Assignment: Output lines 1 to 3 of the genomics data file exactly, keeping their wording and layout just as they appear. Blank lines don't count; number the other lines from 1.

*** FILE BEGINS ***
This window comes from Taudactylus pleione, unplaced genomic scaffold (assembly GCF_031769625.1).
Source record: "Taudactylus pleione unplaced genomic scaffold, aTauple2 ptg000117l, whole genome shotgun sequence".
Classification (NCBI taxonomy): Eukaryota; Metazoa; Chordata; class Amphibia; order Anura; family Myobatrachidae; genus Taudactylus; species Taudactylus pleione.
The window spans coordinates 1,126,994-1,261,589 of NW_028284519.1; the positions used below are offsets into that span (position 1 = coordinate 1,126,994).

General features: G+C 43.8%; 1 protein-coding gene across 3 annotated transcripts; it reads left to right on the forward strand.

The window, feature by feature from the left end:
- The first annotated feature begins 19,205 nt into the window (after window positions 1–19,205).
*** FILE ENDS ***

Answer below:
This window comes from Taudactylus pleione, unplaced genomic scaffold (assembly GCF_031769625.1).
Source record: "Taudactylus pleione unplaced genomic scaffold, aTauple2 ptg000117l, whole genome shotgun sequence".
Classification (NCBI taxonomy): Eukaryota; Metazoa; Chordata; class Amphibia; order Anura; family Myobatrachidae; genus Taudactylus; species Taudactylus pleione.